EDITORIAL

Welcome to Eidolon


In the Age of the Information Revolution the clamour for attention has become a mind-numbing roar. Advertisers push for your money, politicians pursue your vote, activists bedevil your conscience and the entertainment industry, like a many-headed hydra, demands your undivided attention. The question facing you today is not what to do, but what to surrender. Eidolon intends to be something you can't surrender.

WHO ARE YOU?

Like any publication, Eidolon is aimed at a particular niche in the media jungle. Eidolon is for you if you are interested in encouraging the development of new writers, if you are passionate about your views on speculative fiction in any media and if you enjoy discussing all of this and more. In short, Eidolon is for people who care about speculative fiction and all its off-shoots.

WHO ARE WE?

We are a group of individuals who came together for the first time during Swancon XV, the fifteenth annual Western Australian Science Fiction and Fantasy Convention and who were so invigorated by the atmosphere there that we came away committed to trying to preserve and build upon the feeling of optimism it engendered.

We are committed to promoting the idea of the "pro-fan"; a person who has a love for some aspect of speculative fiction, be it literary, cinematic, game-related or some other facet, and who strives to extend the boundaries of his perception of that passion; a person who seeks to create, to contribute and to objectively discuss.

Why are we doing this? Insanity. Our friends, families and loved ones have callously abandoned us during our noble struggle to produce Eidolon, and this is our revenge. We want to throw our money into the wind in one last mad hurrah before the millenium dooms us all! Or something like that . . .

WHY EIDOLON?

Naming a work, be it novel, short story, poem or publication, is rarely easy, never trivial and often somewhat heart-rending. The genesis of "Eidolon" was all of the above. The details are unimportant but suffice it to mention that you might have been reading Cassandra, that Basilisk had its adherents and that even Breaklight was toadied about. In the end, Eidolon was perfect.

What, then, is an eidolon? Perhaps the best definition we've come across is Webster's New International's (see box); it encompasses every aspect. An eidolon is a phantom, something at least marginally insubstantial and perhaps hard to get a handle on, it's an exemplar, something that is the ultimate example of its type, it is an ideal, something to aim toward and aspire to, and finally it is a tiny, winged creature found on Greek vases. That's right, the thing on the cover is an eidolon: a mysterious figure depicted most commonly on White Athenian Lethykoi (funerary vessels) and representing, perhaps, the lighter side of the afterlife. A perfect symbol--mysterious, vaguely classical yet slightly impish and impious. We think the name works wonderfully. Pretentious? Nous?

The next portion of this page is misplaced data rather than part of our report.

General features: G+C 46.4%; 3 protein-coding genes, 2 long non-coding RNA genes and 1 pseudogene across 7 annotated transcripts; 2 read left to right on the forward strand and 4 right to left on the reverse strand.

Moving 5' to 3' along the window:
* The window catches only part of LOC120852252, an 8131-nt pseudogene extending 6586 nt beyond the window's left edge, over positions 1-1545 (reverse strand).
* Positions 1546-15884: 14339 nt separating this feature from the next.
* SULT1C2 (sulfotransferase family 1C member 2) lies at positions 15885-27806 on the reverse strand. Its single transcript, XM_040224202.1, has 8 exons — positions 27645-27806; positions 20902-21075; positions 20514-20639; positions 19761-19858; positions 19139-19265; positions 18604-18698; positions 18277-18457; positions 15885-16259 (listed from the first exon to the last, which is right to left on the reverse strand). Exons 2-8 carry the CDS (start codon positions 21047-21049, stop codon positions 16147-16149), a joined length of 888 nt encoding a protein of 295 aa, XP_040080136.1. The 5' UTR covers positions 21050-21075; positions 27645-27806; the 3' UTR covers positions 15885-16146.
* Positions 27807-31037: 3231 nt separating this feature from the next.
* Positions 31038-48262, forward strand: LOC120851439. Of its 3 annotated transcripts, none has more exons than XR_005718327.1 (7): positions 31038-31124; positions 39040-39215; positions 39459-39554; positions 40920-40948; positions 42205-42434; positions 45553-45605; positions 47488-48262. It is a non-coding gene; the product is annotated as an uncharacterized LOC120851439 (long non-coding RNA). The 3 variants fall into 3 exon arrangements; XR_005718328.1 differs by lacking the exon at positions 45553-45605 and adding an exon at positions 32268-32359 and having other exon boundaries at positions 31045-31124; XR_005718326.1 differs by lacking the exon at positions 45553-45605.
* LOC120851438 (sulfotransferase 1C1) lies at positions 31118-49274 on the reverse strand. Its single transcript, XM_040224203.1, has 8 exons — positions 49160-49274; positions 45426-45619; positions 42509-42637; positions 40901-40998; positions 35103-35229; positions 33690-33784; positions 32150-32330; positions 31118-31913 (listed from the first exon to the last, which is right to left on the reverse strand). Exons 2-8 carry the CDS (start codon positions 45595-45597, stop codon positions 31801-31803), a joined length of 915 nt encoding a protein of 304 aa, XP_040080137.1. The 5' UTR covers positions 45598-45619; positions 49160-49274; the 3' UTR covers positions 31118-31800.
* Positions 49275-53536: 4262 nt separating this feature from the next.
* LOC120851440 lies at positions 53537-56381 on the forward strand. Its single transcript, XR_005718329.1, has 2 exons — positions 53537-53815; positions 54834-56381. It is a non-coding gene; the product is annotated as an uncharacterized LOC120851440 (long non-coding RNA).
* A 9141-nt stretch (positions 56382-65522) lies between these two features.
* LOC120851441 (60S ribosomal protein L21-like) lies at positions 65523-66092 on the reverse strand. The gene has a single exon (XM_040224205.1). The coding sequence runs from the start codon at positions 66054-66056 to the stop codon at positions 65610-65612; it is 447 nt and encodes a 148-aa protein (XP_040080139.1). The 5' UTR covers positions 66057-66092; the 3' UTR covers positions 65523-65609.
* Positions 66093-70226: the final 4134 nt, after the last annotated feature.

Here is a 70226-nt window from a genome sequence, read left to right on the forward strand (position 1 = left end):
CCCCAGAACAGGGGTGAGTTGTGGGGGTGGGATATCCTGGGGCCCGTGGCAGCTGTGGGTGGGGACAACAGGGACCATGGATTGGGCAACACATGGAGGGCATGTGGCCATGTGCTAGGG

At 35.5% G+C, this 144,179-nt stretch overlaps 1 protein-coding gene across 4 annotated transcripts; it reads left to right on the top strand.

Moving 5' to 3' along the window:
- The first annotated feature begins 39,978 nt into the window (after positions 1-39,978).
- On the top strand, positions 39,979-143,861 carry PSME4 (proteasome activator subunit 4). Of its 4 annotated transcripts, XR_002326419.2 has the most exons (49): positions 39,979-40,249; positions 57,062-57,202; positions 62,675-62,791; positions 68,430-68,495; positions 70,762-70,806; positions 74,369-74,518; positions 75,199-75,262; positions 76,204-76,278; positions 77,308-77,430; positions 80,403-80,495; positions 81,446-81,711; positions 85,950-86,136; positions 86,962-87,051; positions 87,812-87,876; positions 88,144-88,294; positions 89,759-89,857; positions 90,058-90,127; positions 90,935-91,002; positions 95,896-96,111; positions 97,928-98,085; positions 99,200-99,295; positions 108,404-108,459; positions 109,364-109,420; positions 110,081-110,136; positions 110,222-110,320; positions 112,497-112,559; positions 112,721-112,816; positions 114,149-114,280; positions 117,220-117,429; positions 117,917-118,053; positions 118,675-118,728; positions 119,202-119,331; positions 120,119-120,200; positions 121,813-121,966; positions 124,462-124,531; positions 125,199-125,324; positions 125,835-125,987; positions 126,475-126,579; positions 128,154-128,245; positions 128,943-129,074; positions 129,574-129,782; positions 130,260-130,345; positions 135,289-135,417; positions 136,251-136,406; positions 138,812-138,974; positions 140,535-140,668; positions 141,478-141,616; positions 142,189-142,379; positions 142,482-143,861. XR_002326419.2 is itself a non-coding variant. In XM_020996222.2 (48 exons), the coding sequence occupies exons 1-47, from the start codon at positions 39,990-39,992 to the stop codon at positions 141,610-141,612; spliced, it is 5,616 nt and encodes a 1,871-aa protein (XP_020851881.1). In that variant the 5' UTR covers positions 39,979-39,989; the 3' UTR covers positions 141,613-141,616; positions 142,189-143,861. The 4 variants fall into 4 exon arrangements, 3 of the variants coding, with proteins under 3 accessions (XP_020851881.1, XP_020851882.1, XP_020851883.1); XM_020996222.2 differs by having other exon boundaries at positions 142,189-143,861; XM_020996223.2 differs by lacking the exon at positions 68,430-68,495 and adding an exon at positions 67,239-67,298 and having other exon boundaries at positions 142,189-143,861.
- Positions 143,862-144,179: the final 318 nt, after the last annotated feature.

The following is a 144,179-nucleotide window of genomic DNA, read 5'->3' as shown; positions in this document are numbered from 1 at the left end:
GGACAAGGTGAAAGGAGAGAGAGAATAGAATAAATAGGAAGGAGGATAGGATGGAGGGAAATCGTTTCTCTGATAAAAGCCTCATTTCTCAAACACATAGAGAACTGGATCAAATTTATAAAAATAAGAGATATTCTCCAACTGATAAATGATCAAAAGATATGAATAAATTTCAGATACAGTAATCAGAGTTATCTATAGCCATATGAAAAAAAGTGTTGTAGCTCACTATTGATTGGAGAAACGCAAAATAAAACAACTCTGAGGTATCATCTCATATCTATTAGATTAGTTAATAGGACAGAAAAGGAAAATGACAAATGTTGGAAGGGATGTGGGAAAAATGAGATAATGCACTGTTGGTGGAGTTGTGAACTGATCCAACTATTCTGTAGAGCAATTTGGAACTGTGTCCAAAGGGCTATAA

ei.do.lon n, pl eidolons or eido.la [Gk eidolon phantom, image, idol] 1 : an unsubstantial image <free from her troubles among the ~s of sleep -J.C.Powys>: PHANTOM 2 a : an ideal figure <he had created in the Boss an ~ a half century before this machine-age man became triumphant in history -H.S.Canby> or idealised person <Lincoln . . . the ~ of democracy -G.W.Johnson>: EXEMPLAR b : IDEAL <Psychiatry's ~ of the personality completely . . . at home in the world -Bernard DeVoto> 3 : a small winged figure human or combining human with animal elements found in Greek vase painting.

OVER TO YOU

Four times a year we will publish Eidolon. What we ask of you is that you react. If you are a writer, artist or just someone interested enough to comment, we want your contributions. People are investing themselves in this venture and we ask that you respect their efforts by providing some feedback. So, please write down what you thought of that story, article or review and send it to us.

The Editorial Committee would like to thank Terry Dowling, Grant Stone, Leigh Edmonds, Keira McKenzie, Sean Byrne, Gigi Boudville, the Curtin Imagination Association and everyone else who has contributed or supported us in the mad months since XV.

Anyway, enough of this banter. Turn the page.







Originally appeared pp 04-05, Eidolon Issue 01, May 1990.
Copyright © Eidolon Publications, 1990. All Rights Reserved.

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